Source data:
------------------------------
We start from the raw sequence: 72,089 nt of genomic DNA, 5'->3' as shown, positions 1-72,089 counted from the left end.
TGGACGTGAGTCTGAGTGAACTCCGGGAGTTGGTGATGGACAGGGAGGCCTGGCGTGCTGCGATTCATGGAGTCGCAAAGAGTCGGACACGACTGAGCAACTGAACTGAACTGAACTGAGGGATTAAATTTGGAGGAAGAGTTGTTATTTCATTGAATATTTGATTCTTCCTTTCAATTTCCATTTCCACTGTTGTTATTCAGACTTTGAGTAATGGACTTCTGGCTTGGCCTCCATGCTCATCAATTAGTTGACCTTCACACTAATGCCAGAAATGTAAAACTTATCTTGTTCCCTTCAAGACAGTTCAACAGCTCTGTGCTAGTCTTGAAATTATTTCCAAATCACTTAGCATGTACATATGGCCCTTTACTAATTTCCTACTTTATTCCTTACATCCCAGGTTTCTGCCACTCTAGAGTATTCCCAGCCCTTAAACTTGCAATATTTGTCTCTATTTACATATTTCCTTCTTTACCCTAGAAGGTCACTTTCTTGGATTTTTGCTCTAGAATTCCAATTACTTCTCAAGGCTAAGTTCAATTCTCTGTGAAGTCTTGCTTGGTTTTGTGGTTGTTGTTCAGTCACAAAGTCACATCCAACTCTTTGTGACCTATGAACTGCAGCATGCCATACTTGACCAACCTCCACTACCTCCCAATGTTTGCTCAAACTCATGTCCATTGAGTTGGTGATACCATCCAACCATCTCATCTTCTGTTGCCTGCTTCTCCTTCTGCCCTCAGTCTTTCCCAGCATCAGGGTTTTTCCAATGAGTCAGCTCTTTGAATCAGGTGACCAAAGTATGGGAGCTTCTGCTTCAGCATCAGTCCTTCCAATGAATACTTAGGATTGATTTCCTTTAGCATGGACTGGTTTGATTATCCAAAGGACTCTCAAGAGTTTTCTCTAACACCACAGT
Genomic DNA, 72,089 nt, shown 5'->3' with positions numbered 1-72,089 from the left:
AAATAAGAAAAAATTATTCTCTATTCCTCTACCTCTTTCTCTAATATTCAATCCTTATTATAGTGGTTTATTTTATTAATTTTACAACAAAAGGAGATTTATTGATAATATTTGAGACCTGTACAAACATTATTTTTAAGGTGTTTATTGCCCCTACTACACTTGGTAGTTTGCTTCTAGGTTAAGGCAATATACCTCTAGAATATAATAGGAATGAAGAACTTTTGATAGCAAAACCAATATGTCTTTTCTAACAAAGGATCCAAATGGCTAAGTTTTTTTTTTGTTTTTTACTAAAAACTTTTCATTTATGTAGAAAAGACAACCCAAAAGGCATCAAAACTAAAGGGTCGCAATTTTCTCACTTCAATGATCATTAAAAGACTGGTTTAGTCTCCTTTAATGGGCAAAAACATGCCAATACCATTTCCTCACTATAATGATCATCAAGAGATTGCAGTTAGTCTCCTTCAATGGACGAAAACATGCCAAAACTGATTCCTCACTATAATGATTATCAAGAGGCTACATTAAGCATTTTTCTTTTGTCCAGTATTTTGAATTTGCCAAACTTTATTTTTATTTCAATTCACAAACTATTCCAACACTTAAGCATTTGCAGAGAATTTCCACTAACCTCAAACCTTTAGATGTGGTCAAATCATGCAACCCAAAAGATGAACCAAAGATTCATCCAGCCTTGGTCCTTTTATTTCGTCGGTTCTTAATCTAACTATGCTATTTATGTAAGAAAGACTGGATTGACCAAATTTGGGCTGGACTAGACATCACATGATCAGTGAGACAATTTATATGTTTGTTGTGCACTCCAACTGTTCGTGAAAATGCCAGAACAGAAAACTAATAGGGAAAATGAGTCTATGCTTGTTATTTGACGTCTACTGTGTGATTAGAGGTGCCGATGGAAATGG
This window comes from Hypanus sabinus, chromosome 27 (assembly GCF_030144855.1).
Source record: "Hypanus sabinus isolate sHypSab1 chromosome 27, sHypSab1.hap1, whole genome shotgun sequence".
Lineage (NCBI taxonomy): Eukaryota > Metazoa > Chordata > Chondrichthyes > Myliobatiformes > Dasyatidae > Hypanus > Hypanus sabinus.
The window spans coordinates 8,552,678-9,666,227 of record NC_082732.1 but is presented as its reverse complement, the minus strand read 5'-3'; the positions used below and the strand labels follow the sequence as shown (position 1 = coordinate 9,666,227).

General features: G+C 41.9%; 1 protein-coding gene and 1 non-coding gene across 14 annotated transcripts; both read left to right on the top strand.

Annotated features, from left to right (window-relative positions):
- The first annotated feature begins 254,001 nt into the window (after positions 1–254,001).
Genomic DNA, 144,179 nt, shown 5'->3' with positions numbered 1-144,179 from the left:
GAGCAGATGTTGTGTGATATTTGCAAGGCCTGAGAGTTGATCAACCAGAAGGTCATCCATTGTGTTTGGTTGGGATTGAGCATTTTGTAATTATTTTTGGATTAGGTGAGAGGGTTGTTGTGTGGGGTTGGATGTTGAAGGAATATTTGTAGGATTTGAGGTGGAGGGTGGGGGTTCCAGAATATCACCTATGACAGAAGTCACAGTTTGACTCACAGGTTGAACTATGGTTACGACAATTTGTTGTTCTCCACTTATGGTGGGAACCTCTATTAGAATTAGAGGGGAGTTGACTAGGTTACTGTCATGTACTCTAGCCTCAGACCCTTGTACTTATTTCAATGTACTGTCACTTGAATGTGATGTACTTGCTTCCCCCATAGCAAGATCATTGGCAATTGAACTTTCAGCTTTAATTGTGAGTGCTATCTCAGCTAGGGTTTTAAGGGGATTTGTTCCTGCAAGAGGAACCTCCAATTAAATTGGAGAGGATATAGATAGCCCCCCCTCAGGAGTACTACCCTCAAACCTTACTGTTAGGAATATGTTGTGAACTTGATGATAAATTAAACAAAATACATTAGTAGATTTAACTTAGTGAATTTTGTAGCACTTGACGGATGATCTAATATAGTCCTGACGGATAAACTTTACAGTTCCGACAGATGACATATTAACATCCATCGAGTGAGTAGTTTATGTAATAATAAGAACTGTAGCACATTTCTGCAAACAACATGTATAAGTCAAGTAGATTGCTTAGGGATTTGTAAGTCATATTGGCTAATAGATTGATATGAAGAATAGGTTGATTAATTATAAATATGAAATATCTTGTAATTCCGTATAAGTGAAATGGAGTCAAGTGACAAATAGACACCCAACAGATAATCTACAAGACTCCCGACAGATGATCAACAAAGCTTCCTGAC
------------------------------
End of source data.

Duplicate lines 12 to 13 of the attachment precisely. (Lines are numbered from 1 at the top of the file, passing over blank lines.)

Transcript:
Genomic DNA, 144,179 nt, shown 5'->3' with positions numbered 1-144,179 from the left:
GAGCAGATGTTGTGTGATATTTGCAAGGCCTGAGAGTTGATCAACCAGAAGGTCATCCATTGTGTTTGGTTGGGATTGAGCATTTTGTAATTATTTTTGGATTAGGTGAGAGGGTTGTTGTGTGGGGTTGGATGTTGAAGGAATATTTGTAGGATTTGAGGTGGAGGGTGGGGGTTCCAGAATATCACCTATGACAGAAGTCACAGTTTGACTCACAGGTTGAACTATGGTTACGACAATTTGTTGTTCTCCACTTATGGTGGGAACCTCTATTAGAATTAGAGGGGAGTTGACTAGGTTACTGTCATGTACTCTAGCCTCAGACCCTTGTACTTATTTCAATGTACTGTCACTTGAATGTGATGTACTTGCTTCCCCCATAGCAAGATCATTGGCAATTGAACTTTCAGCTTTAATTGTGAGTGCTATCTCAGCTAGGGTTTTAAGGGGATTTGTTCCTGCAAGAGGAACCTCCAATTAAATTGGAGAGGATATAGATAGCCCCCCCTCAGGAGTACTACCCTCAAACCTTACTGTTAGGAATATGTTGTGAACTTGATGATAAATTAAACAAAATACATTAGTAGATTTAACTTAGTGAATTTTGTAGCACTTGACGGATGATCTAATATAGTCCTGACGGATAAACTTTACAGTTCCGACAGATGACATATTAACATCCATCGAGTGAGTAGTTTATGTAATAATAAGAACTGTAGCACATTTCTGCAAACAACATGTATAAGTCAAGTAGATTGCTTAGGGATTTGTAAGTCATATTGGCTAATAGATTGATATGAAGAATAGGTTGATTAATTATAAATATGAAATATCTTGTAATTCCGTATAAGTGAAATGGAGTCAAGTGACAAATAGACACCCAACAGATAATCTACAAGACTCCCGACAGATGATCAACAAAGCTTCCTGAC